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There's a new Xbox 360 in town and he goes by the name of "Jasper". Here's what you should know about the new units and how to tell if you're looking at one when you find one in the store.
Microsoft, in its constant search for cooler, more reliable hardware, has revised the Xbox 360 a number of times in the past, and, as of October 2008, they've done it once again. The new Xbox 360 features lower power requirements and lower heat output by shrinking the size of the CPU and GPU chips. The latest model of the Xbox 360 ships with a 65 nanometer CPU and GPU which should help to increase reliability. Less heat means fewer chances of mother-board warping and resulting in the "Red Ring of Death" we've all come to know and love about the Xbox 360. Also, because the chips consume less power, a lower wattage power supply was called for in the form of a 150 watt supply versus the older, 175 watt supply. Finally, the on-board system memory has been raised to 256MBs, allowing even units without a hard disk drive to enjoy the New Xbox Experience.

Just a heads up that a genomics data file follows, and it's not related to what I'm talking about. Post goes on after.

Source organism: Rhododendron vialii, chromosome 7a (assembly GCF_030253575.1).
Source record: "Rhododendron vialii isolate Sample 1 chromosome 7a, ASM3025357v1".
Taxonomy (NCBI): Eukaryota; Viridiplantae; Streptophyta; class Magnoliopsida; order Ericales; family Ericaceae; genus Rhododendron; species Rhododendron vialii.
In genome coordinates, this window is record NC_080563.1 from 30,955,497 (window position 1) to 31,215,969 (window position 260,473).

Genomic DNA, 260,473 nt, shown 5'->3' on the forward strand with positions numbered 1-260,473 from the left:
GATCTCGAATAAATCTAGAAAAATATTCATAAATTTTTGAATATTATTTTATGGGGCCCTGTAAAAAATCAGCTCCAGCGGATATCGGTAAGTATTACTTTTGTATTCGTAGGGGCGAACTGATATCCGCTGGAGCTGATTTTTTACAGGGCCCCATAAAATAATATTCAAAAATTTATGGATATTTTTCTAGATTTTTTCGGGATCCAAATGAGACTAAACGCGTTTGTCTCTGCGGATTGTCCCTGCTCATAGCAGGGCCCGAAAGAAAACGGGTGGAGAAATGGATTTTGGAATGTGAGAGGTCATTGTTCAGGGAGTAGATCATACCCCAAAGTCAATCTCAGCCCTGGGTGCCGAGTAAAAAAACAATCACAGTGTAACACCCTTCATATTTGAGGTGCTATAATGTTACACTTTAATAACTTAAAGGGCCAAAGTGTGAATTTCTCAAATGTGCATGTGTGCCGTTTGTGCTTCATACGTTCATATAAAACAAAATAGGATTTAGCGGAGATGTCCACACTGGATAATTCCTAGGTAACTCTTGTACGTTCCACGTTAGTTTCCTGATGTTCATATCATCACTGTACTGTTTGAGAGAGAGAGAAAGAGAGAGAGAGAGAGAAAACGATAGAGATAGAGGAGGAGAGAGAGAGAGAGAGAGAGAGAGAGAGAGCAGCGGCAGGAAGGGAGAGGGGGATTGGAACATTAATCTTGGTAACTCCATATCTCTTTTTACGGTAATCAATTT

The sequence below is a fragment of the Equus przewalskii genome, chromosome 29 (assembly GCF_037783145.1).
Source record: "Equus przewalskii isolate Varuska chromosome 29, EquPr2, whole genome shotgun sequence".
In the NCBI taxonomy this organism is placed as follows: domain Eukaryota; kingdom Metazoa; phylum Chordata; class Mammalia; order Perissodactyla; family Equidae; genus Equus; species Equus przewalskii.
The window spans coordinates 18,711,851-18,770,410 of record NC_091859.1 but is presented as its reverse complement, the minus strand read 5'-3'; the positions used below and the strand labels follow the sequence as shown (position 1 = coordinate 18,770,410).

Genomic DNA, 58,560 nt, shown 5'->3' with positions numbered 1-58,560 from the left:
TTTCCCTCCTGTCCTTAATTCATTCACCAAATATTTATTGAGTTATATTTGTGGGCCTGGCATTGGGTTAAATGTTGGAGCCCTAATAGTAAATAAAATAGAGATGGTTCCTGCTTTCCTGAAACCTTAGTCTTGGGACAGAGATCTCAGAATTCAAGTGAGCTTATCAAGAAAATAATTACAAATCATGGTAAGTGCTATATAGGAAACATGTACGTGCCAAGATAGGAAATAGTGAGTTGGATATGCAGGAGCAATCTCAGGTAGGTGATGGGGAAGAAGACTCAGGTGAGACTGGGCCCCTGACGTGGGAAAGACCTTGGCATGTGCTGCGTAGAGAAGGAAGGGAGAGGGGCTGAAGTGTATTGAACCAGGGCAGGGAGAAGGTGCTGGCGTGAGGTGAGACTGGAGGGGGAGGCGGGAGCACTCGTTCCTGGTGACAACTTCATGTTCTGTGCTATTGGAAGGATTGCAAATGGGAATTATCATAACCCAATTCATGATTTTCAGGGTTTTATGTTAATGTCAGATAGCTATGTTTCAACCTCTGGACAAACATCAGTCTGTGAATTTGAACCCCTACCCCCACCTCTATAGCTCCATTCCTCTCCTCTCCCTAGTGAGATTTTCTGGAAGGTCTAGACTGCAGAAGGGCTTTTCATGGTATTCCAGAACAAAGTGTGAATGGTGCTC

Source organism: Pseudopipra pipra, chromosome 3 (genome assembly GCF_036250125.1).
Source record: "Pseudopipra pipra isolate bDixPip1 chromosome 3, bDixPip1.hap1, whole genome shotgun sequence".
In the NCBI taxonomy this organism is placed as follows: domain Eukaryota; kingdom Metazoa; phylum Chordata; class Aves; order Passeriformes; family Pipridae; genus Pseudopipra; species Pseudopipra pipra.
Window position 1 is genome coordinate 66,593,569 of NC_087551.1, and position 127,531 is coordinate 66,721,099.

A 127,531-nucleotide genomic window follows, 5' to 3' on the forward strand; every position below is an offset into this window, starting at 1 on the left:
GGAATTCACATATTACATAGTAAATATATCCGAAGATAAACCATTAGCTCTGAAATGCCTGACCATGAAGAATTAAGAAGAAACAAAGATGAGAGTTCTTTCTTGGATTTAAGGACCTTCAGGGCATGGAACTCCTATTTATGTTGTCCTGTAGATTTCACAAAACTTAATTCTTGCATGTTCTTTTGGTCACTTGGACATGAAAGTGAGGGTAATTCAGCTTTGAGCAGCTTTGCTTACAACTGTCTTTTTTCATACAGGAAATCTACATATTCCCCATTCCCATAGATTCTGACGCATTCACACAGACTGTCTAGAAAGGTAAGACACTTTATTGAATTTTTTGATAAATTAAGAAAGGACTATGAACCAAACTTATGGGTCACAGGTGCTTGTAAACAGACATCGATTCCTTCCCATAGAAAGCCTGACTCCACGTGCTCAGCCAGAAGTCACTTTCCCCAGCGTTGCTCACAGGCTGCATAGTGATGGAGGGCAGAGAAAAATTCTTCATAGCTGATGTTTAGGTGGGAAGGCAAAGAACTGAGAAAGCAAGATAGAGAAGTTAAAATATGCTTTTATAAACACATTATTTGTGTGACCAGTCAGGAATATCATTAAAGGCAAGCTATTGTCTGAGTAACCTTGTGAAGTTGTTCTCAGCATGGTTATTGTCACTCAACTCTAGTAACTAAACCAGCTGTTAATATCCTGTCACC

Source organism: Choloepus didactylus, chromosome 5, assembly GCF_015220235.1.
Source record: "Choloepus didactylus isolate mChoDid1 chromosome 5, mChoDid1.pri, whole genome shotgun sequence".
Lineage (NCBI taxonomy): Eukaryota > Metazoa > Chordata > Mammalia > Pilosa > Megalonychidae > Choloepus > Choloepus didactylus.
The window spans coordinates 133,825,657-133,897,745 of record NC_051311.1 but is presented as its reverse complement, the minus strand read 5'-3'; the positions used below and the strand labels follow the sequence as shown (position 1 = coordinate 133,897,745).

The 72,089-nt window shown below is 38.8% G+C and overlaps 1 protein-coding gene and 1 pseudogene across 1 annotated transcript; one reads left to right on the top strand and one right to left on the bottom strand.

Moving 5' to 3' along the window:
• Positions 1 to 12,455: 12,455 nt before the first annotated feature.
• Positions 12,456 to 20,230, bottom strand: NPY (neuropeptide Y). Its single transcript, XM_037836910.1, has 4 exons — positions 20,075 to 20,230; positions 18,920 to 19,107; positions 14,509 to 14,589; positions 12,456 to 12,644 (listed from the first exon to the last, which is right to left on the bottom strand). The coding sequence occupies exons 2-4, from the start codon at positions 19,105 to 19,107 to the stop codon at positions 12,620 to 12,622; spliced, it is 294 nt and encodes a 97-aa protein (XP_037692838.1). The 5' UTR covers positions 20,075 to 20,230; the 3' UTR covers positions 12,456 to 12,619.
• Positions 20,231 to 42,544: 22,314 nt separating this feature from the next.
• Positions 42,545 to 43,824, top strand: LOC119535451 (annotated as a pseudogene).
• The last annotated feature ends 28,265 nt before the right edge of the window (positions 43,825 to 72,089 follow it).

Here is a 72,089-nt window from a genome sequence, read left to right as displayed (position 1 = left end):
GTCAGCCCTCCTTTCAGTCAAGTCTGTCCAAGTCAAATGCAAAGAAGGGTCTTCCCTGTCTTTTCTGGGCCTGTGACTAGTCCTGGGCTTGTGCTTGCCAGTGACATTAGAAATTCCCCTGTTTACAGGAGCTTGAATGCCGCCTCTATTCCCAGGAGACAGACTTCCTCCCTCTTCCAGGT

Now, the question is, how do you recognize these new units in the wild? According to Benjamin J. Heckendorn over at Engadget, the easiest way to tell the difference between the old Xbox 360 and the new "Jasper" Xbox 360 -- without taking it apart, of course -- is to look at the number of amps used by the 12 volt rail. This is actually easier to do than it sounds... The magic number you are looking for is 12.1 amps and you only need look through the hole in the Xbox 360 box where the barcode for the unit peaks through for scanning.
If all goes according to plan, you'll be able to enjoy more time playing with your Xbox 360 and less time sending it back to Microsoft.